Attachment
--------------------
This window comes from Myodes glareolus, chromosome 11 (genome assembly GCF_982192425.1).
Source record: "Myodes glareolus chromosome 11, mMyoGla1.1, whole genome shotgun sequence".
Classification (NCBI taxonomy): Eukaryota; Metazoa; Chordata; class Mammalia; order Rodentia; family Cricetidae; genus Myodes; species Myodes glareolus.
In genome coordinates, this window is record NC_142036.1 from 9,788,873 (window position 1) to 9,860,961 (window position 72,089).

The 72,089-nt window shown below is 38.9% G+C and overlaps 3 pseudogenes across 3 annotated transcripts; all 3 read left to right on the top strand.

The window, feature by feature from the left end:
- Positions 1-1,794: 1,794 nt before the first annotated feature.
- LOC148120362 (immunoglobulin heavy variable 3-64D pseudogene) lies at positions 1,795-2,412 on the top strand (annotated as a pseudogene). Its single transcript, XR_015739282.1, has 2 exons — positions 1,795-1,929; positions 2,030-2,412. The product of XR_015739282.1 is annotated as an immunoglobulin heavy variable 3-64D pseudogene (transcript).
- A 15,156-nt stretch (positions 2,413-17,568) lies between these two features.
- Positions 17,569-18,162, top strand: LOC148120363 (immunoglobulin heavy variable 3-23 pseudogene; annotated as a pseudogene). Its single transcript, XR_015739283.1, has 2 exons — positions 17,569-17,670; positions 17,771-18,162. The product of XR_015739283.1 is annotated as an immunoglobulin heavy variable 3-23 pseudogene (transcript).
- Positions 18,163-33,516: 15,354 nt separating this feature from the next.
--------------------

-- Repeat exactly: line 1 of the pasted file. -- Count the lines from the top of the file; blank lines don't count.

This window comes from Myodes glareolus, chromosome 11 (genome assembly GCF_982192425.1).